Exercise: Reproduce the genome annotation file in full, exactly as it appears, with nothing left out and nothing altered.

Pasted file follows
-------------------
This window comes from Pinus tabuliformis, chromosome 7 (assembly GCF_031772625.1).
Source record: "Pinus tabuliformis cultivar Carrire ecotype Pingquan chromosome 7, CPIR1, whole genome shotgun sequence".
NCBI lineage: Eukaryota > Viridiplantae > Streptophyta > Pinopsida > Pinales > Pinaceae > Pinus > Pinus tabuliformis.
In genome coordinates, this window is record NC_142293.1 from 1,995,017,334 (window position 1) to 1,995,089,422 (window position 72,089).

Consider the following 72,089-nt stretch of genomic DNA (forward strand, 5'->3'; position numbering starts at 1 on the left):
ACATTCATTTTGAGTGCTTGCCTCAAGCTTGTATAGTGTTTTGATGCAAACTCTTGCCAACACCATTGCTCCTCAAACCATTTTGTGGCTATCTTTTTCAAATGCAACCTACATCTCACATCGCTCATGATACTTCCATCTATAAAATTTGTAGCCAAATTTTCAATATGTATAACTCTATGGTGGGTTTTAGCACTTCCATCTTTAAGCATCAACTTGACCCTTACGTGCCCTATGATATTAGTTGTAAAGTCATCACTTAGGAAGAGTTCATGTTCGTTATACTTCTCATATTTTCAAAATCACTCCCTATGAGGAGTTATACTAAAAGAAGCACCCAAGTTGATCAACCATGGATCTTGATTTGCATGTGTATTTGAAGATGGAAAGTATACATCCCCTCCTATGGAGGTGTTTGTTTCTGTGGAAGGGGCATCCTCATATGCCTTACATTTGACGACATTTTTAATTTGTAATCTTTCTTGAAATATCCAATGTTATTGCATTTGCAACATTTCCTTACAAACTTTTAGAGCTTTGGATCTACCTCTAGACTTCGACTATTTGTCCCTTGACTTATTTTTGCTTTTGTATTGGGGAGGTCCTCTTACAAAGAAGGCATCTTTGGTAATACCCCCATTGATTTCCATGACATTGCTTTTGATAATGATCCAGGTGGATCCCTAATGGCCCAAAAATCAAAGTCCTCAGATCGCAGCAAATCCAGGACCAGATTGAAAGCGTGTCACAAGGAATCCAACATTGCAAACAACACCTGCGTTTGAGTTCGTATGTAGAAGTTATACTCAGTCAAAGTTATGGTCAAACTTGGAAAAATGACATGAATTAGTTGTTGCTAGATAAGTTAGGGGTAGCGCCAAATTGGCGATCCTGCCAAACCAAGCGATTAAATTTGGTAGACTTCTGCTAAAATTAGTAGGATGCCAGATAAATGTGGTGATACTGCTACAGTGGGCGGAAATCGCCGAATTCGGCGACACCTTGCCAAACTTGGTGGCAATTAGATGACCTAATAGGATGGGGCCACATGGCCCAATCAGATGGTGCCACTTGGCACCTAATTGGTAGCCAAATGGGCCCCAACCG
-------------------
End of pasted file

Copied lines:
This window comes from Pinus tabuliformis, chromosome 7 (assembly GCF_031772625.1).
Source record: "Pinus tabuliformis cultivar Carrire ecotype Pingquan chromosome 7, CPIR1, whole genome shotgun sequence".
NCBI lineage: Eukaryota > Viridiplantae > Streptophyta > Pinopsida > Pinales > Pinaceae > Pinus > Pinus tabuliformis.
In genome coordinates, this window is record NC_142293.1 from 1,995,017,334 (window position 1) to 1,995,089,422 (window position 72,089).

Consider the following 72,089-nt stretch of genomic DNA (forward strand, 5'->3'; position numbering starts at 1 on the left):
ACATTCATTTTGAGTGCTTGCCTCAAGCTTGTATAGTGTTTTGATGCAAACTCTTGCCAACACCATTGCTCCTCAAACCATTTTGTGGCTATCTTTTTCAAATGCAACCTACATCTCACATCGCTCATGATACTTCCATCTATAAAATTTGTAGCCAAATTTTCAATATGTATAACTCTATGGTGGGTTTTAGCACTTCCATCTTTAAGCATCAACTTGACCCTTACGTGCCCTATGATATTAGTTGTAAAGTCATCACTTAGGAAGAGTTCATGTTCGTTATACTTCTCATATTTTCAAAATCACTCCCTATGAGGAGTTATACTAAAAGAAGCACCCAAGTTGATCAACCATGGATCTTGATTTGCATGTGTATTTGAAGATGGAAAGTATACATCCCCTCCTATGGAGGTGTTTGTTTCTGTGGAAGGGGCATCCTCATATGCCTTACATTTGACGACATTTTTAATTTGTAATCTTTCTTGAAATATCCAATGTTATTGCATTTGCAACATTTCCTTACAAACTTTTAGAGCTTTGGATCTACCTCTAGACTTCGACTATTTGTCCCTTGACTTATTTTTGCTTTTGTATTGGGGAGGTCCTCTTACAAAGAAGGCATCTTTGGTAATACCCCCATTGATTTCCATGACATTGCTTTTGATAATGATCCAGGTGGATCCCTAATGGCCCAAAAATCAAAGTCCTCAGATCGCAGCAAATCCAGGACCAGATTGAAAGCGTGTCACAAGGAATCCAACATTGCAAACAACACCTGCGTTTGAGTTCGTATGTAGAAGTTATACTCAGTCAAAGTTATGGTCAAACTTGGAAAAATGACATGAATTAGTTGTTGCTAGATAAGTTAGGGGTAGCGCCAAATTGGCGATCCTGCCAAACCAAGCGATTAAATTTGGTAGACTTCTGCTAAAATTAGTAGGATGCCAGATAAATGTGGTGATACTGCTACAGTGGGCGGAAATCGCCGAATTCGGCGACACCTTGCCAAACTTGGTGGCAATTAGATGACCTAATAGGATGGGGCCACATGGCCCAATCAGATGGTGCCACTTGGCACCTAATTGGTAGCCAAATGGGCCCCAACCG